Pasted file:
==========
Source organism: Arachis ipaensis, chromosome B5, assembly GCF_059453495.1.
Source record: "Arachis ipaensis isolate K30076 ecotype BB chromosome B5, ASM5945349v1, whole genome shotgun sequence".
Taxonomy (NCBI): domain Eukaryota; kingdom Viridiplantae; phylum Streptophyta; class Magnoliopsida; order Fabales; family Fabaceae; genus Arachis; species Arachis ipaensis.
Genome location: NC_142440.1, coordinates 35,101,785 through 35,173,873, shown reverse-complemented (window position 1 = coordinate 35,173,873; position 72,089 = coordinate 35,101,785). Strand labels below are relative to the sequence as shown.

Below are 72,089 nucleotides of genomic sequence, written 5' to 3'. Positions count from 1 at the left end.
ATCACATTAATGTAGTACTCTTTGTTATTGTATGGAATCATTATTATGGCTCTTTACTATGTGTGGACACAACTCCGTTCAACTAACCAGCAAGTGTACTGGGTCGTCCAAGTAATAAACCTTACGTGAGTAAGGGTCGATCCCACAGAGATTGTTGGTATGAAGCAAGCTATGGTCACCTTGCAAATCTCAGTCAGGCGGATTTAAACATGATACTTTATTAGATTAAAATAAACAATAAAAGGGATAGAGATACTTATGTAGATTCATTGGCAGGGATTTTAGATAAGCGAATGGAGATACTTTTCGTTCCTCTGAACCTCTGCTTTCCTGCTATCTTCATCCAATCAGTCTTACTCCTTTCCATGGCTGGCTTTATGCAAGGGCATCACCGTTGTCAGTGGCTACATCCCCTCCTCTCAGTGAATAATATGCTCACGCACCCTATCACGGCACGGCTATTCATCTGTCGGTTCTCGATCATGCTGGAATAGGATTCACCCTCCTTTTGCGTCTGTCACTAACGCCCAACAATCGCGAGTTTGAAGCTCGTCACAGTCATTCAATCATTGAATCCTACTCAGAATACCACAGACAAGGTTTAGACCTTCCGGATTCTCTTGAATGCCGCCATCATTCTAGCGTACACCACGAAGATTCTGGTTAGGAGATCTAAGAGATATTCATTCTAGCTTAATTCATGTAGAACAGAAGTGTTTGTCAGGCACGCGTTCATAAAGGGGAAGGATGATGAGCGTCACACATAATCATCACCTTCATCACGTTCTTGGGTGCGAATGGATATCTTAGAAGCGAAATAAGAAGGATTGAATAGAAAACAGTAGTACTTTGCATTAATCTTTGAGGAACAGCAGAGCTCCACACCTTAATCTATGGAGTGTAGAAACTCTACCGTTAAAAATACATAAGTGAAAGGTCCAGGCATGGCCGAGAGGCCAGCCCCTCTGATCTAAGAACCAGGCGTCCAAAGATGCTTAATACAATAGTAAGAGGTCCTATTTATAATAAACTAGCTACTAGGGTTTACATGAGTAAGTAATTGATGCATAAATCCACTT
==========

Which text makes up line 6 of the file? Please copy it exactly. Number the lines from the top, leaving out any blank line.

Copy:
ATCACATTAATGTAGTACTCTTTGTTATTGTATGGAATCATTATTATGGCTCTTTACTATGTGTGGACACAACTCCGTTCAACTAACCAGCAAGTGTACTGGGTCGTCCAAGTAATAAACCTTACGTGAGTAAGGGTCGATCCCACAGAGATTGTTGGTATGAAGCAAGCTATGGTCACCTTGCAAATCTCAGTCAGGCGGATTTAAACATGATACTTTATTAGATTAAAATAAACAATAAAAGGGATAGAGATACTTATGTAGATTCATTGGCAGGGATTTTAGATAAGCGAATGGAGATACTTTTCGTTCCTCTGAACCTCTGCTTTCCTGCTATCTTCATCCAATCAGTCTTACTCCTTTCCATGGCTGGCTTTATGCAAGGGCATCACCGTTGTCAGTGGCTACATCCCCTCCTCTCAGTGAATAATATGCTCACGCACCCTATCACGGCACGGCTATTCATCTGTCGGTTCTCGATCATGCTGGAATAGGATTCACCCTCCTTTTGCGTCTGTCACTAACGCCCAACAATCGCGAGTTTGAAGCTCGTCACAGTCATTCAATCATTGAATCCTACTCAGAATACCACAGACAAGGTTTAGACCTTCCGGATTCTCTTGAATGCCGCCATCATTCTAGCGTACACCACGAAGATTCTGGTTAGGAGATCTAAGAGATATTCATTCTAGCTTAATTCATGTAGAACAGAAGTGTTTGTCAGGCACGCGTTCATAAAGGGGAAGGATGATGAGCGTCACACATAATCATCACCTTCATCACGTTCTTGGGTGCGAATGGATATCTTAGAAGCGAAATAAGAAGGATTGAATAGAAAACAGTAGTACTTTGCATTAATCTTTGAGGAACAGCAGAGCTCCACACCTTAATCTATGGAGTGTAGAAACTCTACCGTTAAAAATACATAAGTGAAAGGTCCAGGCATGGCCGAGAGGCCAGCCCCTCTGATCTAAGAACCAGGCGTCCAAAGATGCTTAATACAATAGTAAGAGGTCCTATTTATAATAAACTAGCTACTAGGGTTTACATGAGTAAGTAATTGATGCATAAATCCACTT